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July 16, 2008

Myanmar: Junta invites UN envoy
Myanmar is inviting a United Nations special envoy to visit in mid-August, for talks that are expected to focus on international efforts to bring political reforms to the Southeast Asian nation, the Associated Press reported Wednesday.

The invitation by Myanmar's ambassador, Kyaw Tint Swe, was extended to Secretary-General Ban Ki-moon's special representative for Myanmar, Ibrahim Gambari, in a letter to Vietnam's ambassador, Le Luong Minh, whose nation holds the Security Council's rotating presidency this month.

Myanmar, where 138,000 were left dead or missing after Cyclone Nargis struck in early May, also is on council's agenda this month.

In the letter, which Ban's office made public Tuesday, Swe requested that Gambari "continue the good offices role of the secretary-general" that he has been "implementing very ably."

In March, Gambari said he was disappointed that his five-day visit to Myanmar that month hadn't produced "any immediate tangible outcome."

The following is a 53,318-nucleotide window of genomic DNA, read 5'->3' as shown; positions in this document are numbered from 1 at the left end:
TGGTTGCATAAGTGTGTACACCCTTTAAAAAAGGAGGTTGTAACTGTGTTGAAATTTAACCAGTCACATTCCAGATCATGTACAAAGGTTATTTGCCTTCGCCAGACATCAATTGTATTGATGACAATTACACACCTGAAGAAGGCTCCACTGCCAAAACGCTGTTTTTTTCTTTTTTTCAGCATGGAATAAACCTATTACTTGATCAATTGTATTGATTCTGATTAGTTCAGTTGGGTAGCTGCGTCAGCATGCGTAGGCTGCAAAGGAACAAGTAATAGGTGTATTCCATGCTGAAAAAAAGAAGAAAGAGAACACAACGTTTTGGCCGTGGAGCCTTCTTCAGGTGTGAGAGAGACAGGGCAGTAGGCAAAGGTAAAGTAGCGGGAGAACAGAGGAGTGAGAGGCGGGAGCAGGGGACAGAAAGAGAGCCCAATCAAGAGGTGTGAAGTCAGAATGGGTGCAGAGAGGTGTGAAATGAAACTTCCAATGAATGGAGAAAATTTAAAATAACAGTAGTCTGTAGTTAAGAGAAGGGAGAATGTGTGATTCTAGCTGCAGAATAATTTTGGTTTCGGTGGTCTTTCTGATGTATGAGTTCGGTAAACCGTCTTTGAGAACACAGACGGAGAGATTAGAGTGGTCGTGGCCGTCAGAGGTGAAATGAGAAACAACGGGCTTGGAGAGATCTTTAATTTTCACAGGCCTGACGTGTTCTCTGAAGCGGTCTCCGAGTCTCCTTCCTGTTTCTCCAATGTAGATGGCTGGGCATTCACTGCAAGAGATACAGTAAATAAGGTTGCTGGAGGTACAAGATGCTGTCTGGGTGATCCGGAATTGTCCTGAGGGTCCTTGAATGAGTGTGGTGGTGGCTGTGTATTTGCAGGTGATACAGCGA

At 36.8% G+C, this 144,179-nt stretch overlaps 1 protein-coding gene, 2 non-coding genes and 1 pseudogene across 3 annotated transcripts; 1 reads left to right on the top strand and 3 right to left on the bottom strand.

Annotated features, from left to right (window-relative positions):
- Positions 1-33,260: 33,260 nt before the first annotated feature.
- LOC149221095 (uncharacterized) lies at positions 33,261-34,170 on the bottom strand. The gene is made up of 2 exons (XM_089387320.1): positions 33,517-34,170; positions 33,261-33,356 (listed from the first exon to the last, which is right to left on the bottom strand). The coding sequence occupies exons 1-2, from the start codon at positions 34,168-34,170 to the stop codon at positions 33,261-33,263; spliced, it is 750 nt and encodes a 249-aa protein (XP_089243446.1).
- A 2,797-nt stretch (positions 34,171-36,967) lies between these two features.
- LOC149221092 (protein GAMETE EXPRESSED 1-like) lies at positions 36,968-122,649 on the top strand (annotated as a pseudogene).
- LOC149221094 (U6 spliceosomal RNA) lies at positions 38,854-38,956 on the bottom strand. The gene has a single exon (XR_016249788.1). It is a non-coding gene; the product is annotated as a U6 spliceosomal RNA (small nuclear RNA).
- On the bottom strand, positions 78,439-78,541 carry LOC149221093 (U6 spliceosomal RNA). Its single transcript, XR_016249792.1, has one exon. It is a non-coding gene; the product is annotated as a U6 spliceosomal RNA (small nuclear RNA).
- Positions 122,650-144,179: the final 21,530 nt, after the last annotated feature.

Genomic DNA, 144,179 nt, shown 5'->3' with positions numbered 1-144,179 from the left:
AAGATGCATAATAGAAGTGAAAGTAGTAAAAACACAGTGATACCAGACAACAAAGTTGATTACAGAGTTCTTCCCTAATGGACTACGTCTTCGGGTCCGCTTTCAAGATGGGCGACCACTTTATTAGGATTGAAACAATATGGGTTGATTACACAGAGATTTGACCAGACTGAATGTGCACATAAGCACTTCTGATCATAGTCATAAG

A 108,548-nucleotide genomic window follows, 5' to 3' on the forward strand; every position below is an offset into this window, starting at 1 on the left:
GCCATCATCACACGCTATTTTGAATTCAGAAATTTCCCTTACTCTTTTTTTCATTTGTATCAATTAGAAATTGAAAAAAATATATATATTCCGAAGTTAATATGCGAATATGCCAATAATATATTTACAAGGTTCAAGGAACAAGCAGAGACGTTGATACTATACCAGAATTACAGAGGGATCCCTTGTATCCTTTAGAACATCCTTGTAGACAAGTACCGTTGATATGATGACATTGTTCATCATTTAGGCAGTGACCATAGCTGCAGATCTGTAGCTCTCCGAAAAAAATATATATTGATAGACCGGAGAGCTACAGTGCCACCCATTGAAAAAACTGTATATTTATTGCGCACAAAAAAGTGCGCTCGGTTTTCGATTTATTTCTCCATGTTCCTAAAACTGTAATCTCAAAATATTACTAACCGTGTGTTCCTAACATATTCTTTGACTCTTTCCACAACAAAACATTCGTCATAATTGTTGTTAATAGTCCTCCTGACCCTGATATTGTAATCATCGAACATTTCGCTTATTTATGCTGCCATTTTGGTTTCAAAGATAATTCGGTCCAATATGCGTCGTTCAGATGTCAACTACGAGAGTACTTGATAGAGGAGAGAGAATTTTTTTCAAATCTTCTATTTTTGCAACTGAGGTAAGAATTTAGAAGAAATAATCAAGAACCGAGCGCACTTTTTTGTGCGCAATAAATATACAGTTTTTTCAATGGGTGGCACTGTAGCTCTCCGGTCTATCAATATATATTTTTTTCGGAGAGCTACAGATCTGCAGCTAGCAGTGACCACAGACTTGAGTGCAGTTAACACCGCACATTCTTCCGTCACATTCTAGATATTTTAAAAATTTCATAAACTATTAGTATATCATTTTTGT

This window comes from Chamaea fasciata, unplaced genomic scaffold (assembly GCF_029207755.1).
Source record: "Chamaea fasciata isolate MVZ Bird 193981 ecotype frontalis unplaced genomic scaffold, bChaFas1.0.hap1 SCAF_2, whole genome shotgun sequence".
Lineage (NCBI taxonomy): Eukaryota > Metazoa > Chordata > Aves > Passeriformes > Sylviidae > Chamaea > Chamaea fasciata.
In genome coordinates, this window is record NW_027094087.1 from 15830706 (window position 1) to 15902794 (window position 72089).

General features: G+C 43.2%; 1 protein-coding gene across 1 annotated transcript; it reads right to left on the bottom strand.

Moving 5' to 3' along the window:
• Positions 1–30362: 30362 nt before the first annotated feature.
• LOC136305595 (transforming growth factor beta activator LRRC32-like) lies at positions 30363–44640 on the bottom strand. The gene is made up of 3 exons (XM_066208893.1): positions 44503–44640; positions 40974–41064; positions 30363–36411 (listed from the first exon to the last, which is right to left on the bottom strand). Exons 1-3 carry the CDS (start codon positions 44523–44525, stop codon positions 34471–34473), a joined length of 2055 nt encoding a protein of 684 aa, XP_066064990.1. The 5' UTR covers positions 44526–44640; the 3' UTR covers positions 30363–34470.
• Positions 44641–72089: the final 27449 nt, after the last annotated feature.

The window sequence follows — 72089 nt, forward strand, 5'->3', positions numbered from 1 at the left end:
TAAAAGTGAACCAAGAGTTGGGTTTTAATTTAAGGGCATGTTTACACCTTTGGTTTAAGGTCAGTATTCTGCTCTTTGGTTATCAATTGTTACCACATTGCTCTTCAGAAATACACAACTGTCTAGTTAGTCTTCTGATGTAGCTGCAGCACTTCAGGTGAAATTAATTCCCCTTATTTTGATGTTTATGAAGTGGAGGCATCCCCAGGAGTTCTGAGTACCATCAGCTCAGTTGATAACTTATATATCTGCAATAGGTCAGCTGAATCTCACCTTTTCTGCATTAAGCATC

Weeks after the cyclone hit, Ban traveled to Myanmar, formerly known as Burma, to press the military junta leader, Senior General Than Shwe, to open up access for foreign aid workers and relief supplies.

The junta also pushed through a vote on a new constitution that critics say consolidated its grip on power and extended the house arrest of opposition leader Aung San Suu Kyi in the weeks after the cyclone's devastation.

The military, which has held power since 1962, has been widely condemned for suppressing democracy and committing human rights abuses. Suu Kyi has spent more than a dozen of the last 19 years in detention.

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